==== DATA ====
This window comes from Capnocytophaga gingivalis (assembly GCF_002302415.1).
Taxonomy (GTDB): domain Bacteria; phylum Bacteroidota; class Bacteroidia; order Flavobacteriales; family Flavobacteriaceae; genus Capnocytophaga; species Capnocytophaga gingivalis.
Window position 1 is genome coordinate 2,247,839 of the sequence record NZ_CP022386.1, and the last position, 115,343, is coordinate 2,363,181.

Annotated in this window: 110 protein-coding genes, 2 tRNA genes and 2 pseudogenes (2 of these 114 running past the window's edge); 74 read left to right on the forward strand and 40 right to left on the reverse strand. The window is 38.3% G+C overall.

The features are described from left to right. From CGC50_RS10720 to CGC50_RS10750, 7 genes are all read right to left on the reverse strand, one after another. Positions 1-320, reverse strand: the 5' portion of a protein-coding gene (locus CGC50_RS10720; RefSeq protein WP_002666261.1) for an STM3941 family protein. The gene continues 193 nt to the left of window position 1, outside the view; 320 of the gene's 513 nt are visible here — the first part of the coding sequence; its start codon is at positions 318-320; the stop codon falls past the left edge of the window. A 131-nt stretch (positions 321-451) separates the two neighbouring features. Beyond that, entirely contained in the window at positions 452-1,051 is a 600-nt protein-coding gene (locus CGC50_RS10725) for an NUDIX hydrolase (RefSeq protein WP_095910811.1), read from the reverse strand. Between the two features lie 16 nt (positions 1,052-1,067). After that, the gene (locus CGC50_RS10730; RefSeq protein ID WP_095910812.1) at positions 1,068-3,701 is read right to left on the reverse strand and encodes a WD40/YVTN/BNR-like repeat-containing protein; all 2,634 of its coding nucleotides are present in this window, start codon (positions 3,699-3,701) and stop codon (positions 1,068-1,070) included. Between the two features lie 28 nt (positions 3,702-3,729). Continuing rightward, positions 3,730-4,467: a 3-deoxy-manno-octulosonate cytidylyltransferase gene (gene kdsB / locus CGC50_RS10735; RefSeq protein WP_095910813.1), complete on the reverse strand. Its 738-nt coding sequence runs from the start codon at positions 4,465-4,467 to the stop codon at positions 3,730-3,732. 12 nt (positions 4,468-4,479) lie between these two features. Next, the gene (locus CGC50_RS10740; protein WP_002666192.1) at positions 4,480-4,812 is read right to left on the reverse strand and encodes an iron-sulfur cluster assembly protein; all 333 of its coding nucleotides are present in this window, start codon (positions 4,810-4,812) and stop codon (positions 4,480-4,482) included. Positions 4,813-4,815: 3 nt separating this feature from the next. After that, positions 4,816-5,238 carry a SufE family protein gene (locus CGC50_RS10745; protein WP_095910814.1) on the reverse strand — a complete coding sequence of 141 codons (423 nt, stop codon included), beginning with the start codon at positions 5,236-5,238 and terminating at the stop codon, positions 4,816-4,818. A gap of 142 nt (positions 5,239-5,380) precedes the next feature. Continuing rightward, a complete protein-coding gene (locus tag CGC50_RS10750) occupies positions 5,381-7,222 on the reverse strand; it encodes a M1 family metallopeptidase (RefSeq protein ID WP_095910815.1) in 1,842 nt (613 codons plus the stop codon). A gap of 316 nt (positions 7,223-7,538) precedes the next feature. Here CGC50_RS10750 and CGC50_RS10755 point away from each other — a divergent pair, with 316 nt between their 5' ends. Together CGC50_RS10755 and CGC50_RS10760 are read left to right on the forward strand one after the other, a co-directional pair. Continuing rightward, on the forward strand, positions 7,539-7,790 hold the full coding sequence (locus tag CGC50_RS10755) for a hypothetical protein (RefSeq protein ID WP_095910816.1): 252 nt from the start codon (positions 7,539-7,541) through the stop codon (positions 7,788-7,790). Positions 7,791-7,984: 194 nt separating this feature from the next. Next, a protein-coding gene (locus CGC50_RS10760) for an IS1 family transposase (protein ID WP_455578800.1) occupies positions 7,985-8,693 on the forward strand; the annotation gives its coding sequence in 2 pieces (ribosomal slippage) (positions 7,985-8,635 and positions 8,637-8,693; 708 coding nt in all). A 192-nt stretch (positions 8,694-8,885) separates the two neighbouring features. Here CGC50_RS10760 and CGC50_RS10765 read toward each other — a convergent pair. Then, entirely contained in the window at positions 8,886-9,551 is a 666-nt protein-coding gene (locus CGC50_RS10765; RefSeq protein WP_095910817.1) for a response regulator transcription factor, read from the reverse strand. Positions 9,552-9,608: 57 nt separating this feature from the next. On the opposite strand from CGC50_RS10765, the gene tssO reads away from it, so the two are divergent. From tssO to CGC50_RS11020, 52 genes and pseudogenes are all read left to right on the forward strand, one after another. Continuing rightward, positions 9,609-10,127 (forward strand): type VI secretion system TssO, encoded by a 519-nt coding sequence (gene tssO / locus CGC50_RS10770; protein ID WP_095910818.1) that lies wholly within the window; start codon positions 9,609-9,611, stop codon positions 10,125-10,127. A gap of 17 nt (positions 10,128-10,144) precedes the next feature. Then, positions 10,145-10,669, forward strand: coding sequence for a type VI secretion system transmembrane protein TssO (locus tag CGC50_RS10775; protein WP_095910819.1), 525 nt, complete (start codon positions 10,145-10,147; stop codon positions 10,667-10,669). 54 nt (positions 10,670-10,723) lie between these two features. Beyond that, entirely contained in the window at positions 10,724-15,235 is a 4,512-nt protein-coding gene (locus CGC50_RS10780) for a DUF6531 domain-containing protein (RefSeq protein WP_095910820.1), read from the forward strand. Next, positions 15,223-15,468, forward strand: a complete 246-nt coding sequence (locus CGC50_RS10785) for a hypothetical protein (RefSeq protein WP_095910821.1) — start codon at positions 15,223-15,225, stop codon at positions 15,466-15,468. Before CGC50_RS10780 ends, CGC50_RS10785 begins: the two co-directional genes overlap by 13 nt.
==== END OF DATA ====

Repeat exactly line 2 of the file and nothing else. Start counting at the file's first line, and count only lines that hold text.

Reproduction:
Taxonomy (GTDB): domain Bacteria; phylum Bacteroidota; class Bacteroidia; order Flavobacteriales; family Flavobacteriaceae; genus Capnocytophaga; species Capnocytophaga gingivalis.